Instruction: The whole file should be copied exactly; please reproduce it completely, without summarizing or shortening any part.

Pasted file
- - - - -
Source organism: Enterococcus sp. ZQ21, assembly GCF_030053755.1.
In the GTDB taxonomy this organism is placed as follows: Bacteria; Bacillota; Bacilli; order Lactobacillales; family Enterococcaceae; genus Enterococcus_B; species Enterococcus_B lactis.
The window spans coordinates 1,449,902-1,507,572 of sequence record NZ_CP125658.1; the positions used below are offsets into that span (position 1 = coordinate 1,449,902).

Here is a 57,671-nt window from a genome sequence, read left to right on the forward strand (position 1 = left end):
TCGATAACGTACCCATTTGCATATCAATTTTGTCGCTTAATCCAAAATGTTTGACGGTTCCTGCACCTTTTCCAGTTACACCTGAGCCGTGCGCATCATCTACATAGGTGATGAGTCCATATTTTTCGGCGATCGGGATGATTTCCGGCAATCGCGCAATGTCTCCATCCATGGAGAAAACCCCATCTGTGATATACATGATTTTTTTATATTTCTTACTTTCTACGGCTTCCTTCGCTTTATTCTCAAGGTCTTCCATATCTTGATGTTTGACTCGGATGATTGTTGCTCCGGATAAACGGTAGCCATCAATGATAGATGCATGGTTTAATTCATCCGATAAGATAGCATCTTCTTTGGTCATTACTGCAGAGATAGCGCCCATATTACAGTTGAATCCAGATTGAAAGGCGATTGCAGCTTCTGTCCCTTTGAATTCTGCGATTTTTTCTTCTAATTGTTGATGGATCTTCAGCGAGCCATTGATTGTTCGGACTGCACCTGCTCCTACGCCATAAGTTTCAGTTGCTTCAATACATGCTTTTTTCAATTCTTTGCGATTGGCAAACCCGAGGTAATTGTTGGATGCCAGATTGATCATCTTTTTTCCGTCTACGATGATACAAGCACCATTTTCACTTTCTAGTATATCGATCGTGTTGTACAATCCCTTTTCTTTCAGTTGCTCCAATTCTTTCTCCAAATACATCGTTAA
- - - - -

Source organism: Enterococcus sp. ZQ21, assembly GCF_030053755.1.
In the GTDB taxonomy this organism is placed as follows: Bacteria; Bacillota; Bacilli; order Lactobacillales; family Enterococcaceae; genus Enterococcus_B; species Enterococcus_B lactis.
The window spans coordinates 1,449,902-1,507,572 of sequence record NZ_CP125658.1; the positions used below are offsets into that span (position 1 = coordinate 1,449,902).

Here is a 57,671-nt window from a genome sequence, read left to right on the forward strand (position 1 = left end):
TCGATAACGTACCCATTTGCATATCAATTTTGTCGCTTAATCCAAAATGTTTGACGGTTCCTGCACCTTTTCCAGTTACACCTGAGCCGTGCGCATCATCTACATAGGTGATGAGTCCATATTTTTCGGCGATCGGGATGATTTCCGGCAATCGCGCAATGTCTCCATCCATGGAGAAAACCCCATCTGTGATATACATGATTTTTTTATATTTCTTACTTTCTACGGCTTCCTTCGCTTTATTCTCAAGGTCTTCCATATCTTGATGTTTGACTCGGATGATTGTTGCTCCGGATAAACGGTAGCCATCAATGATAGATGCATGGTTTAATTCATCCGATAAGATAGCATCTTCTTTGGTCATTACTGCAGAGATAGCGCCCATATTACAGTTGAATCCAGATTGAAAGGCGATTGCAGCTTCTGTCCCTTTGAATTCTGCGATTTTTTCTTCTAATTGTTGATGGATCTTCAGCGAGCCATTGATTGTTCGGACTGCACCTGCTCCTACGCCATAAGTTTCAGTTGCTTCAATACATGCTTTTTTCAATTCTTTGCGATTGGCAAACCCGAGGTAATTGTTGGATGCCAGATTGATCATCTTTTTTCCGTCTACGATGATACAAGCACCATTTTCACTTTCTAGTATATCGATCGTGTTGTACAATCCCTTTTCTTTCAGTTGCTCCAATTCTTTCTCCAAATACATCGTTAA